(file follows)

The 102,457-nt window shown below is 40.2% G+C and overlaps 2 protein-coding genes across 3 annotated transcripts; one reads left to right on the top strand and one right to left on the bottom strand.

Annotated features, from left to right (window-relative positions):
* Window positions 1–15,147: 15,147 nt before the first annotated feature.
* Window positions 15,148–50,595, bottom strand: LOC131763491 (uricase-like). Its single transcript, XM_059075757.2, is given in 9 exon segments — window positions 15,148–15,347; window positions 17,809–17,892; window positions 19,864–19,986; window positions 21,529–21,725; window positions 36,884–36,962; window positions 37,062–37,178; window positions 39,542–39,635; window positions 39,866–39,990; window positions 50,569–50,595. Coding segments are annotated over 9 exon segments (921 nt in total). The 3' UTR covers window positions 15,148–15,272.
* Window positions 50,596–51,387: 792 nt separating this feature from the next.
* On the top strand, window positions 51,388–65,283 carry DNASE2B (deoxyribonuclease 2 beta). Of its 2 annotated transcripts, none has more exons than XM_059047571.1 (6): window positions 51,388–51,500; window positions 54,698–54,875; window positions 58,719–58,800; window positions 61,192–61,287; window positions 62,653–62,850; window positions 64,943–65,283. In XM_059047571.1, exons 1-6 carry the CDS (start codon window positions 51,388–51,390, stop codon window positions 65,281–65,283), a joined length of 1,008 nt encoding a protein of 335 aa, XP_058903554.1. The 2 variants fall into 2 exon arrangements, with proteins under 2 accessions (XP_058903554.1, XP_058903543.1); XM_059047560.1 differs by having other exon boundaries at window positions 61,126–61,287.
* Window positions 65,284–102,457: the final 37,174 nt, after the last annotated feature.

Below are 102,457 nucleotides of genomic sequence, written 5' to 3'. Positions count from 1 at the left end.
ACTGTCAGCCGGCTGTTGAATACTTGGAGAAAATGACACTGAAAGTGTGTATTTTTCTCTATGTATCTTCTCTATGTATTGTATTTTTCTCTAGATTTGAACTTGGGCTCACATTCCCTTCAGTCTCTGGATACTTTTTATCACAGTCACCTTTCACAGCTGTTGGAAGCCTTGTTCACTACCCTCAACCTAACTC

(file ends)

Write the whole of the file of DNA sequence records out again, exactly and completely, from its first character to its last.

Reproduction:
The 102,457-nt window shown below is 40.2% G+C and overlaps 2 protein-coding genes across 3 annotated transcripts; one reads left to right on the top strand and one right to left on the bottom strand.

Annotated features, from left to right (window-relative positions):
* Window positions 1–15,147: 15,147 nt before the first annotated feature.
* Window positions 15,148–50,595, bottom strand: LOC131763491 (uricase-like). Its single transcript, XM_059075757.2, is given in 9 exon segments — window positions 15,148–15,347; window positions 17,809–17,892; window positions 19,864–19,986; window positions 21,529–21,725; window positions 36,884–36,962; window positions 37,062–37,178; window positions 39,542–39,635; window positions 39,866–39,990; window positions 50,569–50,595. Coding segments are annotated over 9 exon segments (921 nt in total). The 3' UTR covers window positions 15,148–15,272.
* Window positions 50,596–51,387: 792 nt separating this feature from the next.
* On the top strand, window positions 51,388–65,283 carry DNASE2B (deoxyribonuclease 2 beta). Of its 2 annotated transcripts, none has more exons than XM_059047571.1 (6): window positions 51,388–51,500; window positions 54,698–54,875; window positions 58,719–58,800; window positions 61,192–61,287; window positions 62,653–62,850; window positions 64,943–65,283. In XM_059047571.1, exons 1-6 carry the CDS (start codon window positions 51,388–51,390, stop codon window positions 65,281–65,283), a joined length of 1,008 nt encoding a protein of 335 aa, XP_058903554.1. The 2 variants fall into 2 exon arrangements, with proteins under 2 accessions (XP_058903554.1, XP_058903543.1); XM_059047560.1 differs by having other exon boundaries at window positions 61,126–61,287.
* Window positions 65,284–102,457: the final 37,174 nt, after the last annotated feature.

Below are 102,457 nucleotides of genomic sequence, written 5' to 3'. Positions count from 1 at the left end.
ACTGTCAGCCGGCTGTTGAATACTTGGAGAAAATGACACTGAAAGTGTGTATTTTTCTCTATGTATCTTCTCTATGTATTGTATTTTTCTCTAGATTTGAACTTGGGCTCACATTCCCTTCAGTCTCTGGATACTTTTTATCACAGTCACCTTTCACAGCTGTTGGAAGCCTTGTTCACTACCCTCAACCTAACTC